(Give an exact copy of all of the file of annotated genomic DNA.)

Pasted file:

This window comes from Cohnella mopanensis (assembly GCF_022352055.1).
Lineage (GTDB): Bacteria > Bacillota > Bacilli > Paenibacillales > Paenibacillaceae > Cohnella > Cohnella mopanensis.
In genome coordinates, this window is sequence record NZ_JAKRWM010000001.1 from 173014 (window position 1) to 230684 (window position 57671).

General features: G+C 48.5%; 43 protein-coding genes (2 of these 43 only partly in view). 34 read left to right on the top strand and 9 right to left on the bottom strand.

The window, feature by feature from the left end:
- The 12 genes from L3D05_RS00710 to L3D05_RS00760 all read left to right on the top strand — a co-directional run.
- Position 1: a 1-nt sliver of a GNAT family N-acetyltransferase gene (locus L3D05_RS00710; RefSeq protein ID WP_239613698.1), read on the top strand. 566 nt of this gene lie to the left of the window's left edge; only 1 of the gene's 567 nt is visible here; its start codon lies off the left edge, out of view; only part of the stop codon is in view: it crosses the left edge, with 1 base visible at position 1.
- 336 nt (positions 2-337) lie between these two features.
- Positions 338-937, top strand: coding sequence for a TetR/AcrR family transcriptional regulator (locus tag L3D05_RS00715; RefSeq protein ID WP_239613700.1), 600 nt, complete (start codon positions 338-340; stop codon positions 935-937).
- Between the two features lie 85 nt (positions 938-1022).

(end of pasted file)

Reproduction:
This window comes from Cohnella mopanensis (assembly GCF_022352055.1).
Lineage (GTDB): Bacteria > Bacillota > Bacilli > Paenibacillales > Paenibacillaceae > Cohnella > Cohnella mopanensis.
In genome coordinates, this window is sequence record NZ_JAKRWM010000001.1 from 173014 (window position 1) to 230684 (window position 57671).

General features: G+C 48.5%; 43 protein-coding genes (2 of these 43 only partly in view). 34 read left to right on the top strand and 9 right to left on the bottom strand.

The window, feature by feature from the left end:
- The 12 genes from L3D05_RS00710 to L3D05_RS00760 all read left to right on the top strand — a co-directional run.
- Position 1: a 1-nt sliver of a GNAT family N-acetyltransferase gene (locus L3D05_RS00710; RefSeq protein ID WP_239613698.1), read on the top strand. 566 nt of this gene lie to the left of the window's left edge; only 1 of the gene's 567 nt is visible here; its start codon lies off the left edge, out of view; only part of the stop codon is in view: it crosses the left edge, with 1 base visible at position 1.
- 336 nt (positions 2-337) lie between these two features.
- Positions 338-937, top strand: coding sequence for a TetR/AcrR family transcriptional regulator (locus tag L3D05_RS00715; RefSeq protein ID WP_239613700.1), 600 nt, complete (start codon positions 338-340; stop codon positions 935-937).
- Between the two features lie 85 nt (positions 938-1022).